I enjoy driving and the feeling of freedom I get, when behind the wheel. Depending on my mood, I tune into one of my preset radio stations and sing away (windows closed, of course). On this particular day, I was tuned into an oldies station. I was getting twitchy with all that “back-then stuff” and was ready to switch to a current music station when a really old tune began to play — and miracles of miracles, I remembered it.

I began to sing “you don’t know what you have until you lose it.” It was recorded in the early ’60s by Ral Donner. (I looked this one up, I didn’t remember who sang it, either.) The tune and the words ran around my head for the rest of the day and something clicked just in time to file a column!

We all have felt the sting of losing something or someone that we often took for granted. It happens; we’re human.

The loss of a job is a biggie. We moan and groan that we are overworked, underpaid and the boss is too rigid, too laid back or a complete ass. (Take your pick!) Then one day, for reasons beyond our control, the job is gone. Looking for new employment is no walk in the park and bingo! we realize that our boss was OK and a steady paycheck wasn’t all that bad.

Many of us couldn’t wait until our kids were out the door and on their own— and then they are! We have the quiet we’ve longed for, the house is always neat, no bottomless stomachs to feed and the fridge is always full. And, yet, we miss the noise, the smelly sneakers, and the sweaty clothes that are plopped down — wherever! How disconcerting: We actually miss those loud disruptive teenagers who exasperated us to the point of distraction.

Those who are widowed will often ruminate on how we wished we could have done things better. Again, we forget we are humans having a human experience. We pick at our brains constantly disrupting a healing wound. We engage in unearned mea culpas and indulge in the famous words, “If only…” We long for the small things that we didn’t appreciate. And the big things? We realize they were quite manageable. We wonder why we wasted so much time battling simplicities with stupidities. Even if our spouse drove us crazy at times, we miss their particular brand of craziness.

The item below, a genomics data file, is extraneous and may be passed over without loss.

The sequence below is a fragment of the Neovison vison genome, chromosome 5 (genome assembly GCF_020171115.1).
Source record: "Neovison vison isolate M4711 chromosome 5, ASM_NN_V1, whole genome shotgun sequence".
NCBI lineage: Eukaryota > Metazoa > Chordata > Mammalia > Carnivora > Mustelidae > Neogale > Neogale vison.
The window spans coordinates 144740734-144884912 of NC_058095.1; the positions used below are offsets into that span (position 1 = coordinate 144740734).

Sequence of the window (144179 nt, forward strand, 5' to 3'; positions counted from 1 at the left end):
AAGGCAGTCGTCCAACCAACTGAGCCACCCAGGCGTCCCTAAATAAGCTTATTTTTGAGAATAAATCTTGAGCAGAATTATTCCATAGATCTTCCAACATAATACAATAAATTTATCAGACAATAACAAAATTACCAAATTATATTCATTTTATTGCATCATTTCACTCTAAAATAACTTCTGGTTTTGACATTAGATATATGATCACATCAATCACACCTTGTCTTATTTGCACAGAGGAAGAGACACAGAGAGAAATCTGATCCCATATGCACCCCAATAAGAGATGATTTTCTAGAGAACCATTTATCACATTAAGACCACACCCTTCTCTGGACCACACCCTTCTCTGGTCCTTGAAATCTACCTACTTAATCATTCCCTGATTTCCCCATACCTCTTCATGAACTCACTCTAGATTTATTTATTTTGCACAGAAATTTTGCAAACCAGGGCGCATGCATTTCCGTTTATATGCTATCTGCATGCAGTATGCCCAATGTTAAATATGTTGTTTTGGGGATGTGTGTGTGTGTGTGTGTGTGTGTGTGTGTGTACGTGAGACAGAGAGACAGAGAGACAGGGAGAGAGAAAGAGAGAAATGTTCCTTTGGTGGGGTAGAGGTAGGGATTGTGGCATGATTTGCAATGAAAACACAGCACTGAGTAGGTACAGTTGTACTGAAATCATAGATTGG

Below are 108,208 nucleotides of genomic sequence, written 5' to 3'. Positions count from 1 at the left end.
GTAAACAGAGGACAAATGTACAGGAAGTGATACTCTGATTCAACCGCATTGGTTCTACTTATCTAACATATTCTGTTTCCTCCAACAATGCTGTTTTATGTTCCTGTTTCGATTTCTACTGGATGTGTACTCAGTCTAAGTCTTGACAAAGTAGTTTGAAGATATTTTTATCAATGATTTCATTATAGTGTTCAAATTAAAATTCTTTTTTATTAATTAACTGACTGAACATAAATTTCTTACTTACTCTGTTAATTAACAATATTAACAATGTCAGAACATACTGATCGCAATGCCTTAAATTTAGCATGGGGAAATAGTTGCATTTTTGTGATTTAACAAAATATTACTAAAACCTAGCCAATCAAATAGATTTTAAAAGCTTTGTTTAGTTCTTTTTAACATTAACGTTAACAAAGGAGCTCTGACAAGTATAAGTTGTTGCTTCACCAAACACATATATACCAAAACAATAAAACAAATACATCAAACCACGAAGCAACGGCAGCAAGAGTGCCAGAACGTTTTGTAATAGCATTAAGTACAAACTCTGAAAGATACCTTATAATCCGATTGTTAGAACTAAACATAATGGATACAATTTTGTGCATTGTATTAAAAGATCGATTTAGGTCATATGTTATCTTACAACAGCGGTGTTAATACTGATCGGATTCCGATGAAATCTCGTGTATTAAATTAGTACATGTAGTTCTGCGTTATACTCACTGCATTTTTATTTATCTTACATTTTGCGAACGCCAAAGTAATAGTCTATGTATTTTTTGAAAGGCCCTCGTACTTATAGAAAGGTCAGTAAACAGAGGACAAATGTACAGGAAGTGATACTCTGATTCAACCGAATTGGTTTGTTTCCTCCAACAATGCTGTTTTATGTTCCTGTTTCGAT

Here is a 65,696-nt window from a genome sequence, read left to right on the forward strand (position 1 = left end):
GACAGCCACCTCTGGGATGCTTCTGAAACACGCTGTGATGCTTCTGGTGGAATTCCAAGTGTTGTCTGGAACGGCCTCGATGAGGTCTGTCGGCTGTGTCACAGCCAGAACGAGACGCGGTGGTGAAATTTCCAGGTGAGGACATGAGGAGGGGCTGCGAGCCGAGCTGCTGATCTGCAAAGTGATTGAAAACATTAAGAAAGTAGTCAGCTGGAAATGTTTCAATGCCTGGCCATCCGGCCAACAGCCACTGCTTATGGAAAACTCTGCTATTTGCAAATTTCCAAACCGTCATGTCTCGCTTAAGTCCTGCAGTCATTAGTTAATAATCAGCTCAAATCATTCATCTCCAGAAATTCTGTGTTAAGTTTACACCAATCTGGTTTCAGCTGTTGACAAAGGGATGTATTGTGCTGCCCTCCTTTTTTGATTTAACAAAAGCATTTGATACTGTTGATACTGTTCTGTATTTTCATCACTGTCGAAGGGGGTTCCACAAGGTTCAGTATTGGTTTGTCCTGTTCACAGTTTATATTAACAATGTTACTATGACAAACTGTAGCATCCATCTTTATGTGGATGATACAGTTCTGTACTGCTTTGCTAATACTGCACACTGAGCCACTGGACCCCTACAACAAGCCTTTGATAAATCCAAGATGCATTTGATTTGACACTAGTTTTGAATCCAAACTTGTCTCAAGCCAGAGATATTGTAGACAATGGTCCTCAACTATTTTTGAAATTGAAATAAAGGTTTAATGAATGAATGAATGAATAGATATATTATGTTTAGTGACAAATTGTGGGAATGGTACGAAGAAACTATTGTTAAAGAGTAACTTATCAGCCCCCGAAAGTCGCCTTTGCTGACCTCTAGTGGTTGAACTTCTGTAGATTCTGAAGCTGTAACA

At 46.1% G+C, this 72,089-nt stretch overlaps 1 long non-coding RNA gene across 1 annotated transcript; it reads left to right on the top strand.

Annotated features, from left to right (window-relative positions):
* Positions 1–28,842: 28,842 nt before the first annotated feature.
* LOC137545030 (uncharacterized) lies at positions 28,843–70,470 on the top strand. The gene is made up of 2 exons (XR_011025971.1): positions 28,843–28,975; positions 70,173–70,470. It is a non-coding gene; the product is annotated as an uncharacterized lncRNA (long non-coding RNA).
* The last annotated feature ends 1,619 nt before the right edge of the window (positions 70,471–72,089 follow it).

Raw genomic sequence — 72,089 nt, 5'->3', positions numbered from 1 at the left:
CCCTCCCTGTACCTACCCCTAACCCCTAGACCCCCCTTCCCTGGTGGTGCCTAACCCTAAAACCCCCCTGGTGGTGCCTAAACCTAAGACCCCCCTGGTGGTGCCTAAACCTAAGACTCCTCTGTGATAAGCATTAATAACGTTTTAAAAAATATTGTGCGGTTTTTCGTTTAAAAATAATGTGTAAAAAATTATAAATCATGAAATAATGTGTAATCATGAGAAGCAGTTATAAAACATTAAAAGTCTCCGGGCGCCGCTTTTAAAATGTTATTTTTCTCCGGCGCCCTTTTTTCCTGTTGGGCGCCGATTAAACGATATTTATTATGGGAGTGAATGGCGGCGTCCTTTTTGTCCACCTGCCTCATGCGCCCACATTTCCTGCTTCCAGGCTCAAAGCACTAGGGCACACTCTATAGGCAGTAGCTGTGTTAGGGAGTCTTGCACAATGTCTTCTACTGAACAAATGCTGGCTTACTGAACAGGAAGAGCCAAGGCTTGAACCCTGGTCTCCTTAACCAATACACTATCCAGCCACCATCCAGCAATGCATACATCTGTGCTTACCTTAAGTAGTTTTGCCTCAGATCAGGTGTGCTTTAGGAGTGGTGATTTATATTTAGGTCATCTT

But wait…How’s about another spin on the words “you don’t know what you have until you lose it.” The operative word here is “lose.”

It’s a fact, given the myriad of diets and gimmicks to aid in weight loss, many folks struggle for years, perhaps throughout their lifetime with yo-yo dieting. Realizing that there is no magic pill, numerous folks tackle their weight issue once and for all through a healthy diet and exercise and obtain their goal. With that extra poundage lost, they are enjoying better health; have a positive self- image, have more energy and as a consequence, are happier.

Our brothers and sisters in Alcoholics Anonymous and Narcotics Anonymous are brave folks, who struggle, sometimes daily, to restore their sanity by giving up their destructive habits. Those in the program will tell you that they feel much freer now. They are taking care of themselves rather than trying to control others. Losing the obsessive “stinking thinking” brings peace.

Lose those toxic relationships, period. Who are they? It could be a spouse, a partner, a relative or friend or anyone who has the power to manipulate us with push-pull techniques until we are stressed-out and climbing the walls. These toxic folks are masters at discrediting us, striking us with envy, and are gossipy, untrustworthy and unhappy. They are control freaks and drama queens. While their advice may be well-intentioned, it’s the “kick to the belly” type. Most times they lack empathy and are freeloaders who rent space in our minds. Not a pretty picture, right? Losing that relationship may leave one feeling aggrieved — but not for long. Many regroup and morph into their true selves.

Think of technology, the internet and our cell phones. I had the unnerving experience of leaving my cell phone at home. Folks it was one of the most uncomfortable feelings I’ve experienced over an inanimate object. I keep reaching for it, obsessively. But, by mid-afternoon, I was feeling calm and relaxed in the midst of a mostly stressful day. I lost that “have to know what’s going on in my world feeling” and let things be. And guess what? Nothing earth-shattering occurred, save for clearing the clutter from my mind — hey, maybe that was earth-shattering!

We humans possess tremendous power to make life miserable or joyous. Nothing remains the same. Enjoy what you have now before it becomes what you had. Conversely, get rid of those chains that put us behind bars in prisons of our own making.

Here’s the paradox: We don’t know what we have until we lose it, but we don’t know what we are missing until we find it.

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Celia Marszal-Iannelli
Celia Iannelli is a native New Yorker enjoying a second career — in 'retirement' — as a freelance writer. She lives in Jamesport.